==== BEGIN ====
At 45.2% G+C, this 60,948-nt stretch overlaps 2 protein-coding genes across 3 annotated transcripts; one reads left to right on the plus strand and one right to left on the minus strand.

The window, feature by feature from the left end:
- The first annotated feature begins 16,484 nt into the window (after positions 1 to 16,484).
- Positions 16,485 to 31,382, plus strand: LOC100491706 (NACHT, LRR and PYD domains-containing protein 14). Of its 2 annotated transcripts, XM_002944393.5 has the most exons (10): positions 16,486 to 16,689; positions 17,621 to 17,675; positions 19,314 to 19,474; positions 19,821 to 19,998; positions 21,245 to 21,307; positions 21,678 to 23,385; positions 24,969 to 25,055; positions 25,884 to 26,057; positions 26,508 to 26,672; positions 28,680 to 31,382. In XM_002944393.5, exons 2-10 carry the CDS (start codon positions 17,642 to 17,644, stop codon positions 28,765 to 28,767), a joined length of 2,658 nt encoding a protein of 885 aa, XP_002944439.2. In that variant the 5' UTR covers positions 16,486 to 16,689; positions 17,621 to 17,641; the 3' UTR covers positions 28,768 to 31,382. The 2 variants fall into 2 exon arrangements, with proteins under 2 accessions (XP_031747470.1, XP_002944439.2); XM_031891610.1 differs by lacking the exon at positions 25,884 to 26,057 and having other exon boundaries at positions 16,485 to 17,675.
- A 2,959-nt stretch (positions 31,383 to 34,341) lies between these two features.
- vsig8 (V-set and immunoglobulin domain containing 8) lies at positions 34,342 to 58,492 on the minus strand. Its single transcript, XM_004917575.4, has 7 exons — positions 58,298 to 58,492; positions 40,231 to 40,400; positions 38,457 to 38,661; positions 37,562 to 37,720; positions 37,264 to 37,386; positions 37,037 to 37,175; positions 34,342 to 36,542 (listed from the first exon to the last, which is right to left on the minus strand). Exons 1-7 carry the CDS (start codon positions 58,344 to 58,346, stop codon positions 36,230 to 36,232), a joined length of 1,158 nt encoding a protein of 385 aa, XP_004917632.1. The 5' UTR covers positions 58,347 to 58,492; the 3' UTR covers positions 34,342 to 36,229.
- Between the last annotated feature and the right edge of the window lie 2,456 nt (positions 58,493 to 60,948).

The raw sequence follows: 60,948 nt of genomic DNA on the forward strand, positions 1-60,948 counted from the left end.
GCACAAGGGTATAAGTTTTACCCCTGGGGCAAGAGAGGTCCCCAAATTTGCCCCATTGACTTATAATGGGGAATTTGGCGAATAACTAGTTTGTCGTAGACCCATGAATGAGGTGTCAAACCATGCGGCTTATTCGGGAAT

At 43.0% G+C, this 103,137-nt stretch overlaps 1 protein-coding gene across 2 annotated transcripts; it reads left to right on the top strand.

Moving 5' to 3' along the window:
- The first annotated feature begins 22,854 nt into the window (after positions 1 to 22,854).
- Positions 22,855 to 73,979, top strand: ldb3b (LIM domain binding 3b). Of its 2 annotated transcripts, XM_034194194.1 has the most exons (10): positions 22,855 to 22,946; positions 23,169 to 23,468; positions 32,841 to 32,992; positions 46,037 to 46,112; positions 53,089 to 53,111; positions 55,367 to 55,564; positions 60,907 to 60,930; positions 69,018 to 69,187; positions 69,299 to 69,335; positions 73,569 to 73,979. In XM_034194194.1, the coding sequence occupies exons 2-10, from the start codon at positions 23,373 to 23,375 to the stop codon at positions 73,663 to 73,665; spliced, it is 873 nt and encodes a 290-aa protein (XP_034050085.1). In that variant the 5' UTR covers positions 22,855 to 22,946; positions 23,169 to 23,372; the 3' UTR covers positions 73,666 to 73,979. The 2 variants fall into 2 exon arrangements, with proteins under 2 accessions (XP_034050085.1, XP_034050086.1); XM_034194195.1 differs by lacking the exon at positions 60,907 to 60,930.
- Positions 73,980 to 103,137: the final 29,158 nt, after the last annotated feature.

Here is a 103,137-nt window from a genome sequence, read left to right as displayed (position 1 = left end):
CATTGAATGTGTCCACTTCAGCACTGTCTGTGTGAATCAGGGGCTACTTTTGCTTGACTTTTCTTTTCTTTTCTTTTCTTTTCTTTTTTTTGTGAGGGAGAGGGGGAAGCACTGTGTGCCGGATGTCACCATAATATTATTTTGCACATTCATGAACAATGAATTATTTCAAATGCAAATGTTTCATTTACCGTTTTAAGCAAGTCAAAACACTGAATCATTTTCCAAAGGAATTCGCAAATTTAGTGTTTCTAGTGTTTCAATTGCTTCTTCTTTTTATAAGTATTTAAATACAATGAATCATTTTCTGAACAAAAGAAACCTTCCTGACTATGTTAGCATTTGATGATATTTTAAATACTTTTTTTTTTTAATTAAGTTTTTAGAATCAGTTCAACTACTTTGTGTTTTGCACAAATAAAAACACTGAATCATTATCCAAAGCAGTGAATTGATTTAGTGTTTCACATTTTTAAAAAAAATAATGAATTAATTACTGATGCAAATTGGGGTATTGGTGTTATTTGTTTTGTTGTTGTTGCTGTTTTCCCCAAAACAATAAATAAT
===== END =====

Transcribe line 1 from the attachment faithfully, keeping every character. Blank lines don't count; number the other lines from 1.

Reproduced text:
At 45.2% G+C, this 60,948-nt stretch overlaps 2 protein-coding genes across 3 annotated transcripts; one reads left to right on the plus strand and one right to left on the minus strand.